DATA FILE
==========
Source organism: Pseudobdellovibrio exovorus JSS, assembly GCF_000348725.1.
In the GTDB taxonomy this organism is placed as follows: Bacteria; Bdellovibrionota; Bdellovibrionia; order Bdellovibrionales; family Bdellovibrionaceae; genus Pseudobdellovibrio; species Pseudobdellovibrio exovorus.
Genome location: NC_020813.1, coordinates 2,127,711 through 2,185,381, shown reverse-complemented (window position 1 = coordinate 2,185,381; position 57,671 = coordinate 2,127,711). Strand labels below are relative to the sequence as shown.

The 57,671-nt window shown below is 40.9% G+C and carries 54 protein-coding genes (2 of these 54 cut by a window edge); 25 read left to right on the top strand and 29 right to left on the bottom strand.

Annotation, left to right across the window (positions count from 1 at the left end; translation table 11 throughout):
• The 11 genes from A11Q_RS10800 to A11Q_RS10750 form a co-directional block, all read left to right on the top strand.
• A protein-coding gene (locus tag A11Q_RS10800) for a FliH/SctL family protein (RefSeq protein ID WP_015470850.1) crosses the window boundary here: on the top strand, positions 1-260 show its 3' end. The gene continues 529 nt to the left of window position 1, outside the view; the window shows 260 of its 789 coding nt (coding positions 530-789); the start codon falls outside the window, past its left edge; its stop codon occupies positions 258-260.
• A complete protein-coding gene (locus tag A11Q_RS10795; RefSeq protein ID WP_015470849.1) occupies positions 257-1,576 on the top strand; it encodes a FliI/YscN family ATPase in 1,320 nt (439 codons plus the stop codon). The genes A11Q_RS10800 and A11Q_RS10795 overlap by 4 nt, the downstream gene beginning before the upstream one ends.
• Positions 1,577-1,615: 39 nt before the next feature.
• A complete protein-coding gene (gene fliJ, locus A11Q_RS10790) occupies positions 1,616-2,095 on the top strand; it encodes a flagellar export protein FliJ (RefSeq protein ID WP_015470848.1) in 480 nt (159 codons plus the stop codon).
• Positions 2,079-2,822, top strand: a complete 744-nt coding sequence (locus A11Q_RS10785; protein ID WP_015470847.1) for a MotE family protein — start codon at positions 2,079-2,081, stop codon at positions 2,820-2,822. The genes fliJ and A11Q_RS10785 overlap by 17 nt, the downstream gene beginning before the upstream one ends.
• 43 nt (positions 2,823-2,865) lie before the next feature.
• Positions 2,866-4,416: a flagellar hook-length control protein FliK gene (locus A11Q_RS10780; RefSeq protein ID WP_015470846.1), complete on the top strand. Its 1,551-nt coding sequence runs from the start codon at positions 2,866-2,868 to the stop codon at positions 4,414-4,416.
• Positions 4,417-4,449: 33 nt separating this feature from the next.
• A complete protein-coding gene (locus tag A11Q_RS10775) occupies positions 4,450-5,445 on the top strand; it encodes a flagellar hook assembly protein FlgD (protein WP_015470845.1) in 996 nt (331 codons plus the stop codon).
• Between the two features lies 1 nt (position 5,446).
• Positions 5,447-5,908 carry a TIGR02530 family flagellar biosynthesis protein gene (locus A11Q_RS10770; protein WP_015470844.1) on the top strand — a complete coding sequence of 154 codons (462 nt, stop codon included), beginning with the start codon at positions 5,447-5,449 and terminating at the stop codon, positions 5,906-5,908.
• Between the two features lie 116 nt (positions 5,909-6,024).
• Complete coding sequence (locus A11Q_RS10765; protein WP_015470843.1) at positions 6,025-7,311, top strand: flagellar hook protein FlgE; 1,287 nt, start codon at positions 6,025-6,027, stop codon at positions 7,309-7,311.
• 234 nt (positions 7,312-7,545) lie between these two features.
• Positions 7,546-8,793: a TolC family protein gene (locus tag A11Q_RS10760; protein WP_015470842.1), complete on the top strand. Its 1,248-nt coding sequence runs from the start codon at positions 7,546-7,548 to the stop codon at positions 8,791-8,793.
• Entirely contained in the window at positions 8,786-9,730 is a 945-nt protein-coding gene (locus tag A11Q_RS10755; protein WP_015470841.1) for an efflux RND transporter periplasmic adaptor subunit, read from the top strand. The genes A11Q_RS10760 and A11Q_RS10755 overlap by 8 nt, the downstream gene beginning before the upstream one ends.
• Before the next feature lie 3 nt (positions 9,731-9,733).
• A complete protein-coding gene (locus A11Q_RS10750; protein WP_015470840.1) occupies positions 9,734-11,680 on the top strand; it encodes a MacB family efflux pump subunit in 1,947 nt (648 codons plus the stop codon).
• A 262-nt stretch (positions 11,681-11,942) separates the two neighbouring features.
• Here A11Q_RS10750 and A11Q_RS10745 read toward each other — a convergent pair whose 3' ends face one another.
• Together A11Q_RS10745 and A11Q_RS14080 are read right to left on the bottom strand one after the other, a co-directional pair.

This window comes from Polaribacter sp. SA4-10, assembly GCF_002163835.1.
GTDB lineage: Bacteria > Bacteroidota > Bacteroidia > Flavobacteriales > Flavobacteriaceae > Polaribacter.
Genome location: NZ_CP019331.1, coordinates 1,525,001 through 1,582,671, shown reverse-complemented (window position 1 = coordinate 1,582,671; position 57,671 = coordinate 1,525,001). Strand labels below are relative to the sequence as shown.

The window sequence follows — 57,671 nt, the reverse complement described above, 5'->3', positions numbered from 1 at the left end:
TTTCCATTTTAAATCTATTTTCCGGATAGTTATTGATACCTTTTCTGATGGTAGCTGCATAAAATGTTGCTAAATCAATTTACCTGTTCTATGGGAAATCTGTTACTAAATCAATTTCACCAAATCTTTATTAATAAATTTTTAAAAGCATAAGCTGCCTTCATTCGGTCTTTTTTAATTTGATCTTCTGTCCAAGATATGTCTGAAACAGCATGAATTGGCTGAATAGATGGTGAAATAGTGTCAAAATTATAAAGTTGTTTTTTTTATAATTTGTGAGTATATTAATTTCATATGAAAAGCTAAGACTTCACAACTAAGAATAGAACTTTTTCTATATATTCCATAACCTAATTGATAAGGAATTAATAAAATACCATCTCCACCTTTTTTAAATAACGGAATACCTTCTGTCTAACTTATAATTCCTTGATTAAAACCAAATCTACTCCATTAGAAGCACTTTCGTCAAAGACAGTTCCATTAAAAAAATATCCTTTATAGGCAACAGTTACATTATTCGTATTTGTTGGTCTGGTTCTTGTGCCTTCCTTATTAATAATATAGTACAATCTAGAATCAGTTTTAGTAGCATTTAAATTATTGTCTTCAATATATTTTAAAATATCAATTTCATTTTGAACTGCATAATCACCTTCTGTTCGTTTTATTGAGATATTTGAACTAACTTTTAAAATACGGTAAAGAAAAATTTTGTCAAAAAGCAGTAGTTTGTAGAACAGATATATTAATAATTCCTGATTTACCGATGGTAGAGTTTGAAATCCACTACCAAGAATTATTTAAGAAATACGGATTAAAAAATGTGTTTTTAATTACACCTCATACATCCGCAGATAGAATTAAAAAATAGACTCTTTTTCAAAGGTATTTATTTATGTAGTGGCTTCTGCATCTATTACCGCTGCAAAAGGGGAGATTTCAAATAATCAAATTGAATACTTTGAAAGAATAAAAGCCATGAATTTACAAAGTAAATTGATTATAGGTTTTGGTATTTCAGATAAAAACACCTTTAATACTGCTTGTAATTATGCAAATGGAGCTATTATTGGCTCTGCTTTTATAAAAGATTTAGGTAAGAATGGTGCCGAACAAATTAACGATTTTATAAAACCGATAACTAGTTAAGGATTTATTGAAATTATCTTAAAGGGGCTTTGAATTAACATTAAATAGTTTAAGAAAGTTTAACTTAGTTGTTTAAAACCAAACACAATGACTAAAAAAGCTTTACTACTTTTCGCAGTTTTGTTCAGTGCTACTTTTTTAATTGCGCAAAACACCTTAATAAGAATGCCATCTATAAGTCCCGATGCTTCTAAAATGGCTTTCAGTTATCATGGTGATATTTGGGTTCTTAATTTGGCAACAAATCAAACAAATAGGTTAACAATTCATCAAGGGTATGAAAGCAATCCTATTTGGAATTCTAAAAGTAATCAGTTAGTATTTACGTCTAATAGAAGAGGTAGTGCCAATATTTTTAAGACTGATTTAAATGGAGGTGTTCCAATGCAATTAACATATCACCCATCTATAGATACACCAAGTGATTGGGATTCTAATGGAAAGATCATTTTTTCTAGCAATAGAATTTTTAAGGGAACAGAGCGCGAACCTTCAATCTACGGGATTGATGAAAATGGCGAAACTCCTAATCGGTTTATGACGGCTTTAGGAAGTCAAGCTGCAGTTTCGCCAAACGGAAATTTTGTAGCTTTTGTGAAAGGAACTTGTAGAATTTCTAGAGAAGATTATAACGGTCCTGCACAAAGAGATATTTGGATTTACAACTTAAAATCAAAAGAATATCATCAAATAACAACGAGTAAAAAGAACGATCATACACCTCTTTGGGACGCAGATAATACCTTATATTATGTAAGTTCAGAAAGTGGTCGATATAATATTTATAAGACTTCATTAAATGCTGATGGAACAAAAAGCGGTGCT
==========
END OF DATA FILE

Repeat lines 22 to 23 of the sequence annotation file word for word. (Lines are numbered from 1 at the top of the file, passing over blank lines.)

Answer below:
• Entirely contained in the window at positions 8,786-9,730 is a 945-nt protein-coding gene (locus tag A11Q_RS10755; protein WP_015470841.1) for an efflux RND transporter periplasmic adaptor subunit, read from the top strand. The genes A11Q_RS10760 and A11Q_RS10755 overlap by 8 nt, the downstream gene beginning before the upstream one ends.
• Before the next feature lie 3 nt (positions 9,731-9,733).